Two years into the Trump presidency his promised wall has yet to rise along the US-Mexico border. Trump wants to build a wall to protect American jobs and to keep the American people safe. At this point, funding for the wall has yet to be secured and construction hasn’t begun. It also looks like Democrats are going to fight Trump tooth and nail to prevent the project from ever breaking ground.
Estimates of the number of illegal immigrants currently in the United States range from 10.7 million to 12 million -- with half of these immigrants coming from Mexico. The Migration Policy Institute shows the highest concentrations of these undocumented Mexican immigrants reside in the states that lie along Mexican border. While border security apprehended just over 300,000 migrants in 2017, illegal border crossings are not the main cause of illegal arrivals. A report from the Center of Migration Studies showed that most undocumented arrivals in the United States come from overstayed visas. Expired visas accounted for around two-thirds of the illegal arrivals into the US in 2014.
The proposed border wall is projected to cost $18 billion. It would cover around 1,000 miles of the 2,000-mile US-Mexico border. While it is purely conceptual to estimate how effective this wall would be at preventing illegal border crossings, it is likely that the wall would have some effect on the number of illegal Mexican immigrants crossing the shared border. A border wall installed in the Yuma sector was extremely effective and resulted in a 90 percent decrease in the number of people apprehended at the border.
However, an effective border wall could have unintended consequences because some industries have become dependent on the labor of illegal immigrants. The Economic Research Service and the United States Department of Agriculture estimated that around half of hired farmworkers lack legal immigration status. Since these crop farmworkers are illegal, the minimum wage does not apply to them and their labor is very cheap. If an effective border wall is built, the supply of these low skill agricultural workers will decrease over time. With these undocumented workers gone, the remaining workers will have better wages and better job security, which is the intended influence of the wall. However, because undocumented workers make up half of the supply of farm labor and because low-paying difficult jobs are not desirable to most US citizens, there will be a shortage of workers. The drop-in worker supply and increased wages will dramatically increase food prices. The most dramatic change would be within the produce industry where most of these illegal immigrants find jobs. The Farmer’s Bureau explains that the immigrant workforce is crucial to the agricultural industry. It claims that increased immigration enforcement without reforming the worker visa program could result in a $60 billion loss in agriculture production. While a border wall may not cause a collapse of the illegal immigrant worker supply initially, it could have devastating influence on our produce industry over time.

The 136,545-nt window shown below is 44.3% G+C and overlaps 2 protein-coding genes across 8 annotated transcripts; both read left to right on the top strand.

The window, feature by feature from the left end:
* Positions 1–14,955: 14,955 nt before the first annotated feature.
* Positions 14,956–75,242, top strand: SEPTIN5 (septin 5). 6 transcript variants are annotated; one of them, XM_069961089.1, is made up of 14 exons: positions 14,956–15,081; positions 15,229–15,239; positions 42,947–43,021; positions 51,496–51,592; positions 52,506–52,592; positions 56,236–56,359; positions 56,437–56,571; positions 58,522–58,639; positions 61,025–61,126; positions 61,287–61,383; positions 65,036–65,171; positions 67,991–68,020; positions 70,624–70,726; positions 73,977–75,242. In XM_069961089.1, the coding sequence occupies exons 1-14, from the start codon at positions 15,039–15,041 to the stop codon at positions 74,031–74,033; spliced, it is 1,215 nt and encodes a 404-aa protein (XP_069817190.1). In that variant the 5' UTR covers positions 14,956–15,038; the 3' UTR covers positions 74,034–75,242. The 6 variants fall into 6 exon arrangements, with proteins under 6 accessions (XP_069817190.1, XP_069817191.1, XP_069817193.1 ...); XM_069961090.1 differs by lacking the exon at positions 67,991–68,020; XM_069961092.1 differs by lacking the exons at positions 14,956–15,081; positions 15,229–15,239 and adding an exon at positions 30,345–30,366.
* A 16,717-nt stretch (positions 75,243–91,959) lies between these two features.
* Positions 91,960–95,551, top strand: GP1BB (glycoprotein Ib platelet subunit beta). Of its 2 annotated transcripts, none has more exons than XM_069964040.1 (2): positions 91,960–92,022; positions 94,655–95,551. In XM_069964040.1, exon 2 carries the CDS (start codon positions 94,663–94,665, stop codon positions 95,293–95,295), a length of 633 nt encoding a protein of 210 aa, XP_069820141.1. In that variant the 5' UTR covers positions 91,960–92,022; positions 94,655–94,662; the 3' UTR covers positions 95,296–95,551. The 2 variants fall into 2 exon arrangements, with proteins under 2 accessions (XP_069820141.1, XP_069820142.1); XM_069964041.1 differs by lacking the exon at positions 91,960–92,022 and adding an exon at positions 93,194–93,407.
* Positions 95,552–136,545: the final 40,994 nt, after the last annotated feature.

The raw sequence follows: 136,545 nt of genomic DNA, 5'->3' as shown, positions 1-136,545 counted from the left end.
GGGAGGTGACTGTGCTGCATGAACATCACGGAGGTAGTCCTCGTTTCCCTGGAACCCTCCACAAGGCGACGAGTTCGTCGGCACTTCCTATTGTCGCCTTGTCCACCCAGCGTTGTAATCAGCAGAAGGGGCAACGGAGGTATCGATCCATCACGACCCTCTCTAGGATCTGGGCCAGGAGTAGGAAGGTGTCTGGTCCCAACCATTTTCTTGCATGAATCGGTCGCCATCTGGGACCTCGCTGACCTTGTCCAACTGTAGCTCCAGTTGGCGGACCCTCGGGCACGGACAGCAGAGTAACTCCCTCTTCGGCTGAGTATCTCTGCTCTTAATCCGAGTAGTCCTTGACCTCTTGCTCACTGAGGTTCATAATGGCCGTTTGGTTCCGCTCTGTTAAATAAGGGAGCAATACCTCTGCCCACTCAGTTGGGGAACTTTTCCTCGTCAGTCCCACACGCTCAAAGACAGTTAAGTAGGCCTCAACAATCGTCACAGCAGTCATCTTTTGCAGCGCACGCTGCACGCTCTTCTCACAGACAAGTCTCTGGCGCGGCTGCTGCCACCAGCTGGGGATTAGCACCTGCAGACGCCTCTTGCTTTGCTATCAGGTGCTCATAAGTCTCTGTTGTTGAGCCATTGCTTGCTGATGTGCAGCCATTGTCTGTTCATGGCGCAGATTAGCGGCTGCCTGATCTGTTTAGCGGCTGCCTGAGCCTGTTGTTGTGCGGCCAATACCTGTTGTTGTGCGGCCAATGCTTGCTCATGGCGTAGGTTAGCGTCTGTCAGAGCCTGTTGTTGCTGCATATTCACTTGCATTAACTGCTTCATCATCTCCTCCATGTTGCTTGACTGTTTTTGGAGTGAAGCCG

So, the question becomes “Is the border wall worth it?” I believe the clear answer is no. The border wall does not directly target the problem of overstayed visas, the main vehicle by illegal immigrants. I propose that the $18 billion that Trump wants to spend on the wall be used to reform our worker visa program and allow those illegal immigrants working specifically in the agriculture industry to more easily obtain work visas. This would incentivize these immigrants to work in the agricultural industry, which would lead to lower produce prices. This solution may not cut down on illegal immigration, but it does protect the agricultural industry, a key industry that is now reliant on the cheap labor of these immigrants.
This columnist is an Intermediate Microeconomics student of Log Cabin columnist Joe McGarrity. Each guest column is vetted by McGarrity before publication in the newspaper. For more information or to contact the writer, email email@example.com.